Walking the Wedding Labyrinth
Getting married on a labyrinth turns a ceremony of union into a walk of love.
Reprinted with permission from "The Way of the Labyrinth: A Powerful Meditation for Everyday Life."
A walk of love. The description came from the father of the groom in the first wedding I held on a labyrinth. I think the words describe the possibilities that labyrinths can bring to all sorts of ceremonies. The duality of the labyrinth--connecting the physical act of walking with the inner, spiritual passages--resonates with the duality of public ceremonies.
A wedding is often called a "public affirmation of a private commitment." Walking the labyrinth in a ceremony can connect you both to the community of friends--who can witness and acknowledge the event from the perimeter of the circle--and to the larger community of humankind across cultures and generations. For thousands of years, labyrinths have been interwoven into rituals in cultures from Europe to Asia to South and North America.
The idea of using labyrinths in weddings arose soon after I started my labyrinth work. After the second public walk I facilitated, a young man who happened to be the son of a dear friend spoke to me about his girlfriend walking the labyrinth on New Year's Eve 1993. "I realized in that moment, when I saw her at the center, that this was the woman I wanted to marry, and that I wanted to marry her on the labyrinth," he said. At the time, he confided to me, he had not yet asked her to marry him.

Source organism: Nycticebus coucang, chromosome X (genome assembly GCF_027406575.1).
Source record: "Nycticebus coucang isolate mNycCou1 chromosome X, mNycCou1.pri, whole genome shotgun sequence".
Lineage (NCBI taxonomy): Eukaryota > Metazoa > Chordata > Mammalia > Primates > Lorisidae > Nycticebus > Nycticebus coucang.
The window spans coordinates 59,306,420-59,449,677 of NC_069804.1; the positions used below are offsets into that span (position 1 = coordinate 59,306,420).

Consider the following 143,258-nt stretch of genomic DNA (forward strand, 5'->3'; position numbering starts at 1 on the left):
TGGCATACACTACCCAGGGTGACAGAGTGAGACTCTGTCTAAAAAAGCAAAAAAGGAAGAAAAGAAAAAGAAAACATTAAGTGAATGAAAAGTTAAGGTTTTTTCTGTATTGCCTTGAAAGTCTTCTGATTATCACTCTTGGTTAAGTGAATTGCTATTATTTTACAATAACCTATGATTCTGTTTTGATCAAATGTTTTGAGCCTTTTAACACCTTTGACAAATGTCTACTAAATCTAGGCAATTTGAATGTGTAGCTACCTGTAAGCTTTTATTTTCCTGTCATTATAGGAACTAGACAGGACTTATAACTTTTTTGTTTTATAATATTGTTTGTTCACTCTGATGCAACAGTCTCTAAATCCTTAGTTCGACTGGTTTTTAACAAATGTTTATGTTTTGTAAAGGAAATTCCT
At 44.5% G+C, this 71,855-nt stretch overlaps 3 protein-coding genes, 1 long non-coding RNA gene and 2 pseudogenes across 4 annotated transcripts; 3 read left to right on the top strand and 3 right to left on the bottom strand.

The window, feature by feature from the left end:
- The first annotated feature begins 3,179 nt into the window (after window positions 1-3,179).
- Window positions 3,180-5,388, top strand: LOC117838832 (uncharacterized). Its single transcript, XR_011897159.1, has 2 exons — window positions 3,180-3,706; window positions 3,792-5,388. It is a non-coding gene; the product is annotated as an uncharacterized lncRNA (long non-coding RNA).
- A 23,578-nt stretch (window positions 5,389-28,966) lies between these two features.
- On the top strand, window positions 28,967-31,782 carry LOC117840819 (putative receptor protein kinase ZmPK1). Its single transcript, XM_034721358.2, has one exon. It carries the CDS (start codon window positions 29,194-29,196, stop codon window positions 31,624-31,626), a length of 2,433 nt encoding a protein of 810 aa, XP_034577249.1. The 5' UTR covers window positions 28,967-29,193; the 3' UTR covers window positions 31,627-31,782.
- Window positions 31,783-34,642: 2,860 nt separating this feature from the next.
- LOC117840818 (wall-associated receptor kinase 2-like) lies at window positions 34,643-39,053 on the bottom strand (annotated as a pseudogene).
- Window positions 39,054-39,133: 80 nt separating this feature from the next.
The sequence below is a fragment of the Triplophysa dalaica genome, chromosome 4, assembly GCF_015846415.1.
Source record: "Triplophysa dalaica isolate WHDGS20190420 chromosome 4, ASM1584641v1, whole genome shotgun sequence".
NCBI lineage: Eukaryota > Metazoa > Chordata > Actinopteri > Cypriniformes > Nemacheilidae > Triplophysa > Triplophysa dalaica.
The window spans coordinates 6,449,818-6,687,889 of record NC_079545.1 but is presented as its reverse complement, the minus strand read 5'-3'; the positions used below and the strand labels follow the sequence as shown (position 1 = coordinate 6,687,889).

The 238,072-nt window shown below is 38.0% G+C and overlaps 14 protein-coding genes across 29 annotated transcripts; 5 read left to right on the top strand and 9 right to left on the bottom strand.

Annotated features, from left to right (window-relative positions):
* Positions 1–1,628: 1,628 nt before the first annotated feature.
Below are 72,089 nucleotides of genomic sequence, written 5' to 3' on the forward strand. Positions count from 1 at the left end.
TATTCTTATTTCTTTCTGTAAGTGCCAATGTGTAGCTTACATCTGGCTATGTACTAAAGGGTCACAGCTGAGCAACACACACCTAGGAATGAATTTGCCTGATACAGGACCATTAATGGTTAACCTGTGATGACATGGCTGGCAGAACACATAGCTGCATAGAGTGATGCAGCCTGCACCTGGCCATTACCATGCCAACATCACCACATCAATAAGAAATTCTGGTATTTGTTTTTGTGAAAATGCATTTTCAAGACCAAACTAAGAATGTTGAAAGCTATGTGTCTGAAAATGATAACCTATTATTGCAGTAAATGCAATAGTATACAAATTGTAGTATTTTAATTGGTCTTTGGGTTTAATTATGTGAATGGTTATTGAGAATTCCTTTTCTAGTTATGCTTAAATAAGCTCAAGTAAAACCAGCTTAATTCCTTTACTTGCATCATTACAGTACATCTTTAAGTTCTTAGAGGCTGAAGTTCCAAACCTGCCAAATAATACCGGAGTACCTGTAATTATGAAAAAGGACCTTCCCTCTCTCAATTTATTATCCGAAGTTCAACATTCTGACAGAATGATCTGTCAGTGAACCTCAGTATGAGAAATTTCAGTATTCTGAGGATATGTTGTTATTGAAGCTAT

Eventually he asked her and she accepted. I worked with the couple for a year and a half; together we created their personal ceremony on the labyrinth. The preparations included painting a special ceremonial three-circuit labyrinth wide enough for them to walk together. At the same time, I was called to be ordained into the interfaith ministry of the Universal Brotherhood Movement, so that I could perform the wedding.
I have gone on to officiate several other weddings on the labyrinth. The couples all have their unique stories. One couple who chose a labyrinth wedding, for example, had had a relationship more than twenty years before. Each had gone on to marry someone else. Through a set of odds-defying circumstances, they met up again and realized they were right for each other. The labyrinth walk that was part of their ceremony seemed to be a metaphor for the twists of fate that brought them together, sent them apart, then brought them together again to marry. As they separately walked the path in, they came close and then walked next to each other. Then their paths would diverge, just as it had happened in their lives.